According to the NHS and the British Pain Society, almost half (43%) of the population in the UK suffer from chronic pain, that’s about 28 million people! This year (2020) is likely to see a rise in numbers, due to changes in circumstances since Covid, like working from home, self-isolating, lack of exercise and reduction in pain service provision.
Having suffered from chronic pain myself for several years in the past, this topic is important and personal and one of the reasons I changed profession to become a holistic health practitioner after having found alleviation and healing from my condition. In this article, I’d like to help you understand why we may suffer from chronic pain, what factors influences the pain level and explain how to manage and alleviate it.
Let’s start by trying to understand why we experience pain. Pain is a symptom which the body uses to communicate with us, telling us something is not right. Pain is feedback, similar to the engine light in your car signalling something is wrong. Acute pain should never be ignored and if treated appropriately in most cases, long term pain can be avoided. Yet what if you are already suffering from chronic pain and doctors can’t help?
My view is that chronic pain happens for a reason, often subconscious psychological reasons that we are not aware of, yet if we can find them, deal with them and make a conscious shift, we may find that the pain changes too, becomes more bearable, manageable and even starts healing. The body usually has a natural ability to heal itself. If you cut your finger, you heal the wound, put a plaster on and it heals. If you break a bone and stabilize the body part, the bone grows back together. People recover from accidents, surgery, falls, injuries, etc. So, in my view, if you’re suffering from chronic pain it means, there’s something holding the condition in place, either physical or psychological.
One factor is that, the body can change and adapt. While most of our physical bodies naturally strive for health, they can only heal themselves if they’re given the opportunity to do so. Stress puts the body in fight or flight mode, where the main concern is survival. It’s a natural biological response which we’ve inherited from our ancestors. Therefore, constant stress can prevent the body from healing as it only feels ‘safe enough’ to heal and recuperate when we’re calm and relaxed. To allow the body to heal, watch your stress level!
In addition, sometimes one problem can cause another, such as when someone has sprained their ancle or hurt their knee, they put more weight on the healthy one which might then also start hurting if this continues for long enough. The body will change and adapt to any circumstances, doing the best it can to lower pressure and find balance. So be mindful of how you’re using your body.
Pain is subjective, some people can tolerate more than others. Ever wondered why that is? A number of factors influence how we experience pain: our beliefs play a role, past (pain) experiences, our current stress level or even how we see ourselves. Did you know that your current stress level will influence the degree of pain you feel? Stress triggers a number of physical reactions, such as increased blood flow which means more blood also flows through the painful body part, increasing the sensation of pain. Therefore, another effective way to manage your pain level is to learn to relax. There’s a wide variety of relaxation methods available, so why not try to find one that suits you? I’m happy to give you my FREE guided relaxtion visualisation. It’s a 10 minute audio relaxation to help you feel more balanced https://www.emotionalbalance.co.uk/freebies/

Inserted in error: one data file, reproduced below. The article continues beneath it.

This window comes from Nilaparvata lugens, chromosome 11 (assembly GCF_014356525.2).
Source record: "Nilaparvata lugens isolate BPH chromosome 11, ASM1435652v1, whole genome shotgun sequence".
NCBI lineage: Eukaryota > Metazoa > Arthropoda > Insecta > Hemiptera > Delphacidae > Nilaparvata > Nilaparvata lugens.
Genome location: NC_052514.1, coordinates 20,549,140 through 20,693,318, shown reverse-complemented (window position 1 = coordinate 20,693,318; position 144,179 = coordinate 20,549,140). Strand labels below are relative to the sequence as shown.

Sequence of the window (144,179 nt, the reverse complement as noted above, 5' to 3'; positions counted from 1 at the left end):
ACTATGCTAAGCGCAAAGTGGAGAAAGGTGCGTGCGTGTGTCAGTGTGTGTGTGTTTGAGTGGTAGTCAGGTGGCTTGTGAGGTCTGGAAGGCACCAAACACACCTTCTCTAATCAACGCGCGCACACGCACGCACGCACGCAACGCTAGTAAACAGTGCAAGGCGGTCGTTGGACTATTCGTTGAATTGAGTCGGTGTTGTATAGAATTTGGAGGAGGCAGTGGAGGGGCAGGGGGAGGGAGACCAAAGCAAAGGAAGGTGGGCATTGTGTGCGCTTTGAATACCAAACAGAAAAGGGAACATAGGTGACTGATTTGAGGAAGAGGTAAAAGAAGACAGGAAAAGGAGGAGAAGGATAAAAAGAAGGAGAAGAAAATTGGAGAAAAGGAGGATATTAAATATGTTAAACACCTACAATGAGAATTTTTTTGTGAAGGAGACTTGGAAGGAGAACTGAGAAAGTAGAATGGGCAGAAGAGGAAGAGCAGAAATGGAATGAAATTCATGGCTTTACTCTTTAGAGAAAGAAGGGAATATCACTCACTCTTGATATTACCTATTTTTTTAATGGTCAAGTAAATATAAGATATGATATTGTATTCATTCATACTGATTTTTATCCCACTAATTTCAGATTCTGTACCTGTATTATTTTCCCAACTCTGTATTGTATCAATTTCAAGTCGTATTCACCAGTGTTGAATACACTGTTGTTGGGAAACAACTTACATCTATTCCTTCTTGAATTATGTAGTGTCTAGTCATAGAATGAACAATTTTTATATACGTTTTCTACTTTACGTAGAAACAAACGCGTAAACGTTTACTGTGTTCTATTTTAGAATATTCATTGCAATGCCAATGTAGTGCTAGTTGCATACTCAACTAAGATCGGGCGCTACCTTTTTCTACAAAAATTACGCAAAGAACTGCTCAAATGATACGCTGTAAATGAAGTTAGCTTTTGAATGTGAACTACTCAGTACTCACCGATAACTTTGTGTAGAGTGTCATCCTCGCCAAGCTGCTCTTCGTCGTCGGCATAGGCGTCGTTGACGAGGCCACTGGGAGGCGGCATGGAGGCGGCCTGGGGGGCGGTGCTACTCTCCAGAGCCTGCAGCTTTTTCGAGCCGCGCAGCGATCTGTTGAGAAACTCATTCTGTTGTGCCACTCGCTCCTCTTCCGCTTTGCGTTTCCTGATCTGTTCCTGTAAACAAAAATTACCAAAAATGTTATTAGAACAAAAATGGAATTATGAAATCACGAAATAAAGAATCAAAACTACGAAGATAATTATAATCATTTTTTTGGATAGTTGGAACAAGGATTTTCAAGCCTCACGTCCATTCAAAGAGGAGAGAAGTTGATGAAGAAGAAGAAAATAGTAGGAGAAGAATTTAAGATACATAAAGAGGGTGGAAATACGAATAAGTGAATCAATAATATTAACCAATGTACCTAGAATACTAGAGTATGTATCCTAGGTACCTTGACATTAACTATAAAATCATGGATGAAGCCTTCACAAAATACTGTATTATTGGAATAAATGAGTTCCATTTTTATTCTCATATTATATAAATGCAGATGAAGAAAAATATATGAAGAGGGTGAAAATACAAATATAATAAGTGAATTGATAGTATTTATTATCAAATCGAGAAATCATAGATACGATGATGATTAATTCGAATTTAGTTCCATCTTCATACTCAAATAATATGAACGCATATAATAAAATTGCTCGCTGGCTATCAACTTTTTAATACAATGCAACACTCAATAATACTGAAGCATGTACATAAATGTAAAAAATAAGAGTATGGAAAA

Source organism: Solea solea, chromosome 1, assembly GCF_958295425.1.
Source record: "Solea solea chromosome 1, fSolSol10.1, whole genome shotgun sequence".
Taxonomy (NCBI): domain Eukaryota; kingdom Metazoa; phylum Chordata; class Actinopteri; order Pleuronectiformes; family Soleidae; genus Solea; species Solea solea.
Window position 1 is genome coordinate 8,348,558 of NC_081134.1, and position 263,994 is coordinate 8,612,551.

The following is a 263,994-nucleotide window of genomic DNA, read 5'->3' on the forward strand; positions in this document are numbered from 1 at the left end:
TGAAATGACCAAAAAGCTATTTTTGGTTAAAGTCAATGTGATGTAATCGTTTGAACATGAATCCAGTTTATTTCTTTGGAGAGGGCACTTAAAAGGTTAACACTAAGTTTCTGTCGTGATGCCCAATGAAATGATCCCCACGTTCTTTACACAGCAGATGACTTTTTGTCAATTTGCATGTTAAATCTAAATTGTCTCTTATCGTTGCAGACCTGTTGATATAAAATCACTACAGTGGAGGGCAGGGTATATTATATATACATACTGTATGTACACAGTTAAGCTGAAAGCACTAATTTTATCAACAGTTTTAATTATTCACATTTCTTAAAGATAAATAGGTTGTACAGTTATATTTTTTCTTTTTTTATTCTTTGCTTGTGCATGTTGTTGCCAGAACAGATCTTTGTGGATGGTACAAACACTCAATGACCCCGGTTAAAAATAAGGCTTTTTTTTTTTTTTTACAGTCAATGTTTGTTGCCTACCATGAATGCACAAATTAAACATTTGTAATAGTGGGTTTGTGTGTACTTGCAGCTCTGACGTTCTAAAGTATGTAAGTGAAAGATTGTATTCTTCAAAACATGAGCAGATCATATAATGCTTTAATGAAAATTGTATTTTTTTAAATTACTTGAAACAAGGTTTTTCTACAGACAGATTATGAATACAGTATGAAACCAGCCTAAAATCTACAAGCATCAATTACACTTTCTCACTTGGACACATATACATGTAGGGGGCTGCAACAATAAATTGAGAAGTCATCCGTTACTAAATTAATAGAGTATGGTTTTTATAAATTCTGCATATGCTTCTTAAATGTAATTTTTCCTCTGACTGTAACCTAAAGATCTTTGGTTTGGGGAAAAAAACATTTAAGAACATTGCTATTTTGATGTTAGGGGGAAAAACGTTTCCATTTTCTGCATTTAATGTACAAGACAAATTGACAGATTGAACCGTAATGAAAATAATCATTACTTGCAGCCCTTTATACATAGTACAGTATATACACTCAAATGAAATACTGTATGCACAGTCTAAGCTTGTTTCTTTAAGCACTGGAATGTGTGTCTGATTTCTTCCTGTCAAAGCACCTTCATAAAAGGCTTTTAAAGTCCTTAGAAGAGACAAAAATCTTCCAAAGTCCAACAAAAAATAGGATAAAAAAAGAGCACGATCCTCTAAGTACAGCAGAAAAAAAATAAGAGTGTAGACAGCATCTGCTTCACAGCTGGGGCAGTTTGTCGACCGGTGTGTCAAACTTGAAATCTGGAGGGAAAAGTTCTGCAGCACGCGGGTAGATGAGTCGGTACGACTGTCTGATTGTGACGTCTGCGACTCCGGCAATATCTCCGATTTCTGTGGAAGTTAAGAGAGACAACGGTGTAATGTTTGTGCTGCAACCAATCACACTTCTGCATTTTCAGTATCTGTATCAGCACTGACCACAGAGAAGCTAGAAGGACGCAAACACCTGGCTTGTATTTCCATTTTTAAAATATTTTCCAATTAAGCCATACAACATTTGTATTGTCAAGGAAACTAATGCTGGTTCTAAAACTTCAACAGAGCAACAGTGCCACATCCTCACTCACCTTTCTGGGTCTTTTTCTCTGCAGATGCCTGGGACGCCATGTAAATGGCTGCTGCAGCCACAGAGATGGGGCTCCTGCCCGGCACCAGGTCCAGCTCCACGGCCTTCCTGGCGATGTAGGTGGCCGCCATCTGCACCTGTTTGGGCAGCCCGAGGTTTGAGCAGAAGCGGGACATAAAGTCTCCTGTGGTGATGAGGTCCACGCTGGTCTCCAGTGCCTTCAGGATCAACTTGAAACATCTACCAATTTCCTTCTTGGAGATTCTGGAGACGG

Yet another effective way to manage your pain is to befriend your body and listen to the communication it is offering. As mentioned above pain is feedback. Many see their body as their enemy “Why is my body doing this to me?” Try a new approach, take time to listen, go inside and search for reasons and emotions behind the pain. Once you understand the message, your body might not need to “shout so loud” anymore. Send positive thoughts and mental messages to your body. It’s doing the best it can given the position it is in. Give yourself of painful body part a hug, apply an appropriate lotion, heat or cold pack, breath into the pain and practice acceptance rather than resistance. Resistance fuels stress, acceptance allows healing. Create the best conditions to allow your body and mind to heal.
There’s plenty more to be said about this topic. If you’re suffering from chronic pain and would like to learn more about how to manage it, you’re invited to join my next live 2-hour workshop on 17th October in Brighton! Numbers are limited, so make sure you book your place asap! To find out more:
To book your place, send an email with your name and telephone number to firstname.lastname@example.org
I hope you found this article informative and helpful. If you know anyone who suffers from chronic pain, feel free to share it with them. My mission is to help as many people as possible as I know from personal experience how limiting life with chronic pain can be.
Sending love, light and healing.